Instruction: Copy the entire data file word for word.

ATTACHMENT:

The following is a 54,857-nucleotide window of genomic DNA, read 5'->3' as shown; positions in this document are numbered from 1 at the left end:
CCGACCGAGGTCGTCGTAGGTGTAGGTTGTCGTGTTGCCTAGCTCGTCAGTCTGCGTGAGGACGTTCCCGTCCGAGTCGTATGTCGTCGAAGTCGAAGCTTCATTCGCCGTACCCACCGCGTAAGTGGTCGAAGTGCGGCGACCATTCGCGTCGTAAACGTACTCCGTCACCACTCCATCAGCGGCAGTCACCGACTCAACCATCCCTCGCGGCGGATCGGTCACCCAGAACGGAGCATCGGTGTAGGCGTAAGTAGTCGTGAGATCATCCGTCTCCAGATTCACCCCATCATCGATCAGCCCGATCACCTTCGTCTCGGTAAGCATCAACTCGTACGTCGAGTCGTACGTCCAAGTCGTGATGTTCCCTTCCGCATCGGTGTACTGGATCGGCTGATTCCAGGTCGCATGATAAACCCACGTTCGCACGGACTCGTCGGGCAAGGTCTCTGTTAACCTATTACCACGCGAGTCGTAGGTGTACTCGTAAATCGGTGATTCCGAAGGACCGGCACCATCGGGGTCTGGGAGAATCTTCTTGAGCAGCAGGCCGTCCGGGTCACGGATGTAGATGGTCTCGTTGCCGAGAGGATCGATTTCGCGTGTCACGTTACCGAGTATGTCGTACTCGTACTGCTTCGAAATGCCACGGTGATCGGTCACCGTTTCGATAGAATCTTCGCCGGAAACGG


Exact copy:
The following is a 54,857-nucleotide window of genomic DNA, read 5'->3' as shown; positions in this document are numbered from 1 at the left end:
CCGACCGAGGTCGTCGTAGGTGTAGGTTGTCGTGTTGCCTAGCTCGTCAGTCTGCGTGAGGACGTTCCCGTCCGAGTCGTATGTCGTCGAAGTCGAAGCTTCATTCGCCGTACCCACCGCGTAAGTGGTCGAAGTGCGGCGACCATTCGCGTCGTAAACGTACTCCGTCACCACTCCATCAGCGGCAGTCACCGACTCAACCATCCCTCGCGGCGGATCGGTCACCCAGAACGGAGCATCGGTGTAGGCGTAAGTAGTCGTGAGATCATCCGTCTCCAGATTCACCCCATCATCGATCAGCCCGATCACCTTCGTCTCGGTAAGCATCAACTCGTACGTCGAGTCGTACGTCCAAGTCGTGATGTTCCCTTCCGCATCGGTGTACTGGATCGGCTGATTCCAGGTCGCATGATAAACCCACGTTCGCACGGACTCGTCGGGCAAGGTCTCTGTTAACCTATTACCACGCGAGTCGTAGGTGTACTCGTAAATCGGTGATTCCGAAGGACCGGCACCATCGGGGTCTGGGAGAATCTTCTTGAGCAGCAGGCCGTCCGGGTCACGGATGTAGATGGTCTCGTTGCCGAGAGGATCGATTTCGCGTGTCACGTTACCGAGTATGTCGTACTCGTACTGCTTCGAAATGCCACGGTGATCGGTCACCGTTTCGATAGAATCTTCGCCGGAAACGG